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  7. Depends on what you mean by trust. I'm happy with anyone who takes the time to write a positive review of one of my books. I don't worry about small grammar mistakes, because Amazon likes unprofessional reviews from readers. I also welcome more technical reviews from authors, but am always afraid Amazon will decide to remove them. I used to include the word, Author, in my own reviewer description at Amazon, but have since changed the description to read "Morgan Mandel Appreciates Well-Written Books in Various Genres, as Well as Other Quality Items." So far, all of my reviews remain up, not only about books, but the other items I've purchased at Amazon.

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    1. The problem I see with mistakes in reviews is this: if the reviewer can't see his/her own mistakes, how can I trust that he/she has noticed the writer's mistakes (if there are any).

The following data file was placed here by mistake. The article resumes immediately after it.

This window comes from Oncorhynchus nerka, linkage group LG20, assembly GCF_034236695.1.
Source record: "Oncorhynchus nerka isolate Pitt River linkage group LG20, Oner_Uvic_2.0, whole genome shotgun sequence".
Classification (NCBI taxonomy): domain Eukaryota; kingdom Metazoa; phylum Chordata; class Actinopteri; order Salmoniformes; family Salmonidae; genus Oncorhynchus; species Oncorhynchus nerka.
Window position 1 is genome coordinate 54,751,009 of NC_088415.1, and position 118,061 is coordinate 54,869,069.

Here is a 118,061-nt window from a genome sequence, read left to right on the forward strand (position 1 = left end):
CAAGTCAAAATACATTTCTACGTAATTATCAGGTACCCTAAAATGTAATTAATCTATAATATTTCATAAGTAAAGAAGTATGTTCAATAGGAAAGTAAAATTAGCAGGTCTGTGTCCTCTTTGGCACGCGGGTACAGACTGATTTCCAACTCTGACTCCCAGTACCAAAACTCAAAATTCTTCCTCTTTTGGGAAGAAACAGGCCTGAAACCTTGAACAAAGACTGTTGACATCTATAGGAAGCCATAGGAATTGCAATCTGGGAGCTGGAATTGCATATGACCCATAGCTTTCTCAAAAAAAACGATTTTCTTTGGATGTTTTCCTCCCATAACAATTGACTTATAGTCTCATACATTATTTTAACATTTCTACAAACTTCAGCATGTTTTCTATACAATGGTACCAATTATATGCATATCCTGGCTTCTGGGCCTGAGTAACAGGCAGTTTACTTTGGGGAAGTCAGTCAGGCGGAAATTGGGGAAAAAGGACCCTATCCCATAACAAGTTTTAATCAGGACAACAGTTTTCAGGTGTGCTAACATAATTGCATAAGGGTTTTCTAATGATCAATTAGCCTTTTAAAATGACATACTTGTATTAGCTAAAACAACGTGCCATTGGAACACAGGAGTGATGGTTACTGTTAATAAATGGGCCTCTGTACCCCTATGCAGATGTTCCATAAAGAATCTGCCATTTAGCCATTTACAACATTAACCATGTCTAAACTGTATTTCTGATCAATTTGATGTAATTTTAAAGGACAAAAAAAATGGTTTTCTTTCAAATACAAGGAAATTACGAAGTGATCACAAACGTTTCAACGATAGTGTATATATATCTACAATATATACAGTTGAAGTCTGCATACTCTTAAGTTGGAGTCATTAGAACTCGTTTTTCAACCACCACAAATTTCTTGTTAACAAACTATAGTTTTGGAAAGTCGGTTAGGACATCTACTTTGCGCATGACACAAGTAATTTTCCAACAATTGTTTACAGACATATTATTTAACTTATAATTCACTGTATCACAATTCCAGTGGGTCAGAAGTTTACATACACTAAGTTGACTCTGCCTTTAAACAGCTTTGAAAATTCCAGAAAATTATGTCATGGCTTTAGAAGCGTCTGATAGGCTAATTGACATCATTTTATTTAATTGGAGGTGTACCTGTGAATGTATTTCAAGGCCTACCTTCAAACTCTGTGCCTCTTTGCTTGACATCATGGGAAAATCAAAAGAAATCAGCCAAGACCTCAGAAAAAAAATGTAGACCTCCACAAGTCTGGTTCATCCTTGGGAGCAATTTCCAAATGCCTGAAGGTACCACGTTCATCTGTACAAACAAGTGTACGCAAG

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  8. I write reviews on Amazon. And I read reviews on Amazon. What I find fascinating, the reviews that give 5 stars, but as described by another comment here, have no actual description of the book. I will click on a name, and look to see who they are. I have found people who have only reviewed one author, and every review was 5 stars. I have also found reviewers who are so hateful and when you see who they are, that may be the only review they have written.

    I read reviews in the paper, and other places. I read reviews written by people I respect. I read blogs by authors and readers. But, after all is said and done, if I get the book and like it, good. If I get the book and dislike it, too bad. I don't finish books that are not appealing to me. It is my responsibility and a review can point me in a direction, but that is all.